Made-in-USA Labeling: If You See Something, Say Something

If you’re trying to buy American-made products and you notice any labeling that doesn’t look quite right, please take the time to say something to the seller. It takes vigilance on the part of consumers to keep shady businesses honest and honest businesses from making mistakes.

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Here’s my latest story, which involves Uncommon Goods, one of the good-guys when it comes to labeling products with country of origin. I was checking out one of their newest products, the Couch Bowl, a nifty item for those who like to eat while lounging on the sofa (guilty).  It has a thumb notch on the rim and a concave space on the bottom for your fingers.

I loved it immediately. I loved it even more when I realized it was from the same maker responsible for the brilliant, American-Made Ooma bowl, a hand-held personal chip and dip container. ‘Perfect for a post,” I thought, and started writing a story with the Headline “Couch Dining Perfected.”

Midway through it, though, I spotted something odd. Even though the Couch Bowl page said “Made in USA” and had Uncommon Goods‘ American Flag icon next to it, and even though it contained an image of New York State and specified that it was “Made in New York,” the very bottom of the text column said “Handmade in Mexico.”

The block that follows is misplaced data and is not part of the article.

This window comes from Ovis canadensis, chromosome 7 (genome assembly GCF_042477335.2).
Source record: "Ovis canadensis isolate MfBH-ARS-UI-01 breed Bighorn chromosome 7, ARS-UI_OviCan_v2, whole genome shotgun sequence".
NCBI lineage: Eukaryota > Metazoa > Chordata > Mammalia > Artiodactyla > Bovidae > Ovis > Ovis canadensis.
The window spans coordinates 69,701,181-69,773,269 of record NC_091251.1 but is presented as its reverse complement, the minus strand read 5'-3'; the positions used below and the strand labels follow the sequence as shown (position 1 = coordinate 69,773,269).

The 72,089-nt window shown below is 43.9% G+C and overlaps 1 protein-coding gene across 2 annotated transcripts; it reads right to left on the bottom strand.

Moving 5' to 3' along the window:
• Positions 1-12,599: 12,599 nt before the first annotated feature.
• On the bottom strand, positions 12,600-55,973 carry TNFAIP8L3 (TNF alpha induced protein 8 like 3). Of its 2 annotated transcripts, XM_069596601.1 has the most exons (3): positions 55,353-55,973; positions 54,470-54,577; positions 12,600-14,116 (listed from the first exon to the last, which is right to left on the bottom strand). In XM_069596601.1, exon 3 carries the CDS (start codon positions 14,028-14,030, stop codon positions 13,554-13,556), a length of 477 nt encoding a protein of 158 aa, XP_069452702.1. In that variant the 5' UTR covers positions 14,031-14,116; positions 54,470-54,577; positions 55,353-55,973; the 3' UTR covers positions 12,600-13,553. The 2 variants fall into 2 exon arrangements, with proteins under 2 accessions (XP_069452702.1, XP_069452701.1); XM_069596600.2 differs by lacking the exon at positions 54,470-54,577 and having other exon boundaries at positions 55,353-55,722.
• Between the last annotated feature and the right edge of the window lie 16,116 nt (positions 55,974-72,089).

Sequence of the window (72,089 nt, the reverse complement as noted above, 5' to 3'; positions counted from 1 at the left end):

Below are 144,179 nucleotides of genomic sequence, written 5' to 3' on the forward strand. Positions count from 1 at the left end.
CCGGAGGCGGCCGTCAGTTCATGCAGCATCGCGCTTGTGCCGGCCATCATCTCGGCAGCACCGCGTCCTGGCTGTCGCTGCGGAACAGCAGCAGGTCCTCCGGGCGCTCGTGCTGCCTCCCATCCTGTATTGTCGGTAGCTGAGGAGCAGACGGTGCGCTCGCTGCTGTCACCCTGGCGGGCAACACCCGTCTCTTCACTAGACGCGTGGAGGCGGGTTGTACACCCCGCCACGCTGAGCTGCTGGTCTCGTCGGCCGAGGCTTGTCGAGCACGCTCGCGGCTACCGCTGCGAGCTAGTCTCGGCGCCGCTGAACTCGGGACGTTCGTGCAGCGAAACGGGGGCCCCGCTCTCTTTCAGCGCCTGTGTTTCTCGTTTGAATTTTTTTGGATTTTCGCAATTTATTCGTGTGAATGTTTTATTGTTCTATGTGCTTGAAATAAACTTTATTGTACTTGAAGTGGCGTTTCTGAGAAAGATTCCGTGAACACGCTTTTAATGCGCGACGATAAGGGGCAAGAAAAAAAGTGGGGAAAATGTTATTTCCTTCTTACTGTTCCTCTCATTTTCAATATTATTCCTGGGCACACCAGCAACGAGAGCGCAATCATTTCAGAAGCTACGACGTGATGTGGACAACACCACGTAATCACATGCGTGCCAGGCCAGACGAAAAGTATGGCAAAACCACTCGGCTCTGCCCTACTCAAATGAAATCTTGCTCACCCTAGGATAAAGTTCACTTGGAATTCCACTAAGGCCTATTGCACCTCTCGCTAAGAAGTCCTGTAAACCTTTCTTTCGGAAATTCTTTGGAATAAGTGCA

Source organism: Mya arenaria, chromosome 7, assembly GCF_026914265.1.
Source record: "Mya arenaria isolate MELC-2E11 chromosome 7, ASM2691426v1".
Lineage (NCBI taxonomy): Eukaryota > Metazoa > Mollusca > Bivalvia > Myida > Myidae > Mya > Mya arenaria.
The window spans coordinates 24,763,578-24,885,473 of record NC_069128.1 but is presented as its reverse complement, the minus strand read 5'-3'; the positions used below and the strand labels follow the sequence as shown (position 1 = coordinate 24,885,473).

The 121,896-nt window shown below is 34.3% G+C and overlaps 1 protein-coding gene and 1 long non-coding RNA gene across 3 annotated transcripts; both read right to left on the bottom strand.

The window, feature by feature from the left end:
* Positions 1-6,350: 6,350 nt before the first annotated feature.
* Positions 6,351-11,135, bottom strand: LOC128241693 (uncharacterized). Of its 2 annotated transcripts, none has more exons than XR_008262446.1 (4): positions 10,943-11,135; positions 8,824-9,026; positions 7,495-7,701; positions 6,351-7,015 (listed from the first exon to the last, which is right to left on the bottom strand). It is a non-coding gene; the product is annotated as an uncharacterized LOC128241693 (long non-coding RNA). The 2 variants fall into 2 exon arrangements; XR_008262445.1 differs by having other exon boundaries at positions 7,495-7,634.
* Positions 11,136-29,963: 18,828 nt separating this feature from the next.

I decided to get to the bottom of this. Of course it would be nice if one could just pick up the phone and call the top executive of a company, but that almost never works. I usually start at the bottom and work my way up, taking note of whether everyone has the same story.

So step one was an online chat with Tom, who quickly confessed that he did not have the answer to my question, but would look into it right away.

About an hour later I started to get impatient (my problem not Tom’s) and decided to call the company’s customer service line. The woman I spoke to, whose name I did not get, told me that the bowl was Made in Mexico but that it was marked “Made in USA” because the designer, Thomas Both, designed it in California. “But ‘designed in the USA’ is not the same as ‘Made in the USA’ I said, ‘And why does it also say “Made in New York?” Her reply: “Because it’s made exclusively for us and we’re located in New York.” I was beginning to get a headache.

I told her that I suspected she was wrong because Uncommon Goods does not usually do things that way, but in any case, it was misleading and should be changed. She agreed to bring it to the attention of the proper people.

A short time later, I got an email from Tom letting me know that the information on the product had been corrected. I checked and it was.

Only problem is, I won’t be buying the Couch Bowl now. Still, the Ooma is pretty awesome, as are the many other American-made products at Uncommon Goods.

 

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